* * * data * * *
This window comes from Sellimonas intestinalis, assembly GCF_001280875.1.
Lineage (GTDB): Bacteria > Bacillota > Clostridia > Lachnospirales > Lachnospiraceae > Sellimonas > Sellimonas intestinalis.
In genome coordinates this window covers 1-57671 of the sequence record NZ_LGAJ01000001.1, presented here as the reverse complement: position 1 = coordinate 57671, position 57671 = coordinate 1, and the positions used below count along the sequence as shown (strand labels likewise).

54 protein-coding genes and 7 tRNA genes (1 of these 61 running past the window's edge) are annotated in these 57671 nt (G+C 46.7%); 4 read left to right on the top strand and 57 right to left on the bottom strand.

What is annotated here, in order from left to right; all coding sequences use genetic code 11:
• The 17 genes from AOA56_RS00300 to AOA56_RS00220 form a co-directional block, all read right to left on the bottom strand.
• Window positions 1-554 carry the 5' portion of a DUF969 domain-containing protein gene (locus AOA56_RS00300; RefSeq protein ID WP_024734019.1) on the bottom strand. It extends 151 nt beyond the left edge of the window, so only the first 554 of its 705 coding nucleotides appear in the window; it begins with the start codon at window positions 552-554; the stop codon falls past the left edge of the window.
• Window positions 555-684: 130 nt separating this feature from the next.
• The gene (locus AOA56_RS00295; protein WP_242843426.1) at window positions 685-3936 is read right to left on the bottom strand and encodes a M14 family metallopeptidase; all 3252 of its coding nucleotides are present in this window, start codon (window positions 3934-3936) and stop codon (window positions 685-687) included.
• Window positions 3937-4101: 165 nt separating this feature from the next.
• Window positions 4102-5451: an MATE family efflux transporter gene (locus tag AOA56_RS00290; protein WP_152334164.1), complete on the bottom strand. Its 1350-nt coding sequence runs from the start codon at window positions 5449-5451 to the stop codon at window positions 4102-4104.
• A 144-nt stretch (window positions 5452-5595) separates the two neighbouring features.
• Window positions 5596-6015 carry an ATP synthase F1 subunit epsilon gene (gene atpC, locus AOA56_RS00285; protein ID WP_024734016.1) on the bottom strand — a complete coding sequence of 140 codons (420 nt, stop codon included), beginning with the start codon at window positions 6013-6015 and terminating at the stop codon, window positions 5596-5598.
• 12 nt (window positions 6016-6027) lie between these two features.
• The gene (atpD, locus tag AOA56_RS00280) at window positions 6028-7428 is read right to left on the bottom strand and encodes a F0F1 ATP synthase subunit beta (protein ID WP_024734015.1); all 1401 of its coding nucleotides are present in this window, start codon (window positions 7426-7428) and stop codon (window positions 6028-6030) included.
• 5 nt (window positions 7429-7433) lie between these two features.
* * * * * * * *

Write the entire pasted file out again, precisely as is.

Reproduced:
This window comes from Sellimonas intestinalis, assembly GCF_001280875.1.
Lineage (GTDB): Bacteria > Bacillota > Clostridia > Lachnospirales > Lachnospiraceae > Sellimonas > Sellimonas intestinalis.
In genome coordinates this window covers 1-57671 of the sequence record NZ_LGAJ01000001.1, presented here as the reverse complement: position 1 = coordinate 57671, position 57671 = coordinate 1, and the positions used below count along the sequence as shown (strand labels likewise).

54 protein-coding genes and 7 tRNA genes (1 of these 61 running past the window's edge) are annotated in these 57671 nt (G+C 46.7%); 4 read left to right on the top strand and 57 right to left on the bottom strand.

What is annotated here, in order from left to right; all coding sequences use genetic code 11:
• The 17 genes from AOA56_RS00300 to AOA56_RS00220 form a co-directional block, all read right to left on the bottom strand.
• Window positions 1-554 carry the 5' portion of a DUF969 domain-containing protein gene (locus AOA56_RS00300; RefSeq protein ID WP_024734019.1) on the bottom strand. It extends 151 nt beyond the left edge of the window, so only the first 554 of its 705 coding nucleotides appear in the window; it begins with the start codon at window positions 552-554; the stop codon falls past the left edge of the window.
• Window positions 555-684: 130 nt separating this feature from the next.
• The gene (locus AOA56_RS00295; protein WP_242843426.1) at window positions 685-3936 is read right to left on the bottom strand and encodes a M14 family metallopeptidase; all 3252 of its coding nucleotides are present in this window, start codon (window positions 3934-3936) and stop codon (window positions 685-687) included.
• Window positions 3937-4101: 165 nt separating this feature from the next.
• Window positions 4102-5451: an MATE family efflux transporter gene (locus tag AOA56_RS00290; protein WP_152334164.1), complete on the bottom strand. Its 1350-nt coding sequence runs from the start codon at window positions 5449-5451 to the stop codon at window positions 4102-4104.
• A 144-nt stretch (window positions 5452-5595) separates the two neighbouring features.
• Window positions 5596-6015 carry an ATP synthase F1 subunit epsilon gene (gene atpC, locus AOA56_RS00285; protein ID WP_024734016.1) on the bottom strand — a complete coding sequence of 140 codons (420 nt, stop codon included), beginning with the start codon at window positions 6013-6015 and terminating at the stop codon, window positions 5596-5598.
• 12 nt (window positions 6016-6027) lie between these two features.
• The gene (atpD, locus tag AOA56_RS00280) at window positions 6028-7428 is read right to left on the bottom strand and encodes a F0F1 ATP synthase subunit beta (protein ID WP_024734015.1); all 1401 of its coding nucleotides are present in this window, start codon (window positions 7426-7428) and stop codon (window positions 6028-6030) included.
• 5 nt (window positions 7429-7433) lie between these two features.